Mario Cristobal’s plate is still full six months into his new job.
“It hasn’t stopped,” Oregon’s first-year coach said during a recent interview.
Cristobal, seated behind his desk in a corner office atop the plush Hatfield-Dowlin Complex, holds up his monthly planner, which is color-coded with reminders about administrative meetings, coaching responsibilities, fundraising appearances, recruiting visits, and so on.
“If it’s green, yellow or red, it means you’re working,” Cristobal notes.
Every day is highlighted with some combination of these colors, no white space in sight.
It has been this way since December when, during a dizzying 12-day span, Cristobal was promoted to replace Willie Taggart, coached the Ducks in the Las Vegas Bowl and salvaged a recruiting class at the end of the early signing period.
Cristobal has also retained key assistants, hired a handful of new coaches to fill out the staff, implemented Alabama’s strength and conditioning program, coached spring practice and gotten off to a fast start on next year’s recruiting class.
Suddenly, the season opener is only 80 days away.
“Words cannot explain,” Cristobal said of his level of anticipation for the Sept. 1 kickoff against Bowling Green at Autzen Stadium. “Anything that explains it is the understatement of the year. That’s where we’re at in terms of our enthusiasm and excitement for the year.”
There should be much for Oregon fans shout about.
Justin Herbert, a potential Heisman Trophy contender and first-round NFL draft prospect, returns to play quarterback behind a deep and experienced offensive line.
Defensive coordinator Jim Leavitt has a front seven with the size and speed to compete against high-end Pac-12 offenses and a talented group of defensive backs the coaches are buzzing about.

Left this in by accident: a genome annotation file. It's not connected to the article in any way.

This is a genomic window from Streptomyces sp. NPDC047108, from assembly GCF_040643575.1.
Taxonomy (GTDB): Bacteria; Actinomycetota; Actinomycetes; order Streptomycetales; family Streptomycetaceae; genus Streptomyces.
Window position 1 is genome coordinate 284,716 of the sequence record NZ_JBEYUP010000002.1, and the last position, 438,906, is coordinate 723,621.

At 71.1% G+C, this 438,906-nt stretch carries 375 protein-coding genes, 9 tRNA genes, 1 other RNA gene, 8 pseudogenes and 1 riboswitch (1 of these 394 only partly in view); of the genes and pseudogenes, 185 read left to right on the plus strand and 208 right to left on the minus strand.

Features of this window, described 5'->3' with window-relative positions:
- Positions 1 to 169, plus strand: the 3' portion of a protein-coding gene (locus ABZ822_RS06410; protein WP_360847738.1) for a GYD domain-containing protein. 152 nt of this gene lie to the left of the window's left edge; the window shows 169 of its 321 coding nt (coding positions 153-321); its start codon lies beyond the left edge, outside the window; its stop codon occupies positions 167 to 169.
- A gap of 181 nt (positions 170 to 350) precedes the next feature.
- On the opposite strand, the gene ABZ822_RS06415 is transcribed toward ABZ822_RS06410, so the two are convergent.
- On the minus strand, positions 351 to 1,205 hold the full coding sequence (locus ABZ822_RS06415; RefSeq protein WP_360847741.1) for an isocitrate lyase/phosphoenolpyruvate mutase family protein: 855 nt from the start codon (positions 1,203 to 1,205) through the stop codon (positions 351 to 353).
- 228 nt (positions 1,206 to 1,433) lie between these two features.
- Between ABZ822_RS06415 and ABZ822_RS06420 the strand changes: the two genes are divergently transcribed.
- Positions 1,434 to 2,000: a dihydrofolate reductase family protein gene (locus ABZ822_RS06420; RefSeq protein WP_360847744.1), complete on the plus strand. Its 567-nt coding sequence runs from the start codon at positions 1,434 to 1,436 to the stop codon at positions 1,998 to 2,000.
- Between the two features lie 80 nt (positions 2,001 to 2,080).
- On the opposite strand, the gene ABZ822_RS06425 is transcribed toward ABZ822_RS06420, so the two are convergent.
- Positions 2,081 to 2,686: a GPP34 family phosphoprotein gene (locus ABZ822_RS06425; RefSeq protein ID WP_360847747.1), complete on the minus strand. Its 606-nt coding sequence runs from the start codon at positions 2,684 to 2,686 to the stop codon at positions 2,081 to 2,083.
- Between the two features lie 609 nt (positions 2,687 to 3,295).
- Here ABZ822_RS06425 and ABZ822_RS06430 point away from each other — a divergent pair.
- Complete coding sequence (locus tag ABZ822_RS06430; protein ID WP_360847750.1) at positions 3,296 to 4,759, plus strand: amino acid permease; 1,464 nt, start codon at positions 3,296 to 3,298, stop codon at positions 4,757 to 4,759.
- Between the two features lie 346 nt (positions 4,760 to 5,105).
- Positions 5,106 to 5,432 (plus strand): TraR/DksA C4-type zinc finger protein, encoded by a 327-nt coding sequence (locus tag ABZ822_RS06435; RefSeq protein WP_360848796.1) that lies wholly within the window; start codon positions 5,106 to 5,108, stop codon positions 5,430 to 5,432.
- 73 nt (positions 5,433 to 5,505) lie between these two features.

The Ducks have an extremely favorable schedule with four home games to begin the season — three nonconference cupcakes ahead of the conference opener on Sept. 22 against Stanford. Pac-12 favorite Washington and Chip Kelly-coached UCLA also visit Eugene this fall.
But Cristobal still has a lot of green, yellow and red days ahead of him before the program is built to compete for championships on a consistent basis.
Oregon returns 52 scholarship players from the Las Vegas Bowl roster.
The team loses 18 seniors — including starters Tyrell Crosby (left tackle), Royce Freeman (running back), Charles Nelson (wide receiver), Henry Mondeaux (defensive end), Jimmie Swain (linebacker), Tyree Robinson (safety) and Arrion Springs (cornerback) — from last year’s squad, which finished 7-6 after the disappointing postseason loss to Boise State.
“We have to continue to upgrade the roster, which of course revolves around recruiting,” Cristobal said. “We have to evolve in our systems. They cannot stay the same. We’ve seen some improvements in some areas, and in other areas we probably have to improve much more.”
There was some minor attrition after the season. Wide receiver Alex Ofodile and cornerback Jihree Stewart transferred.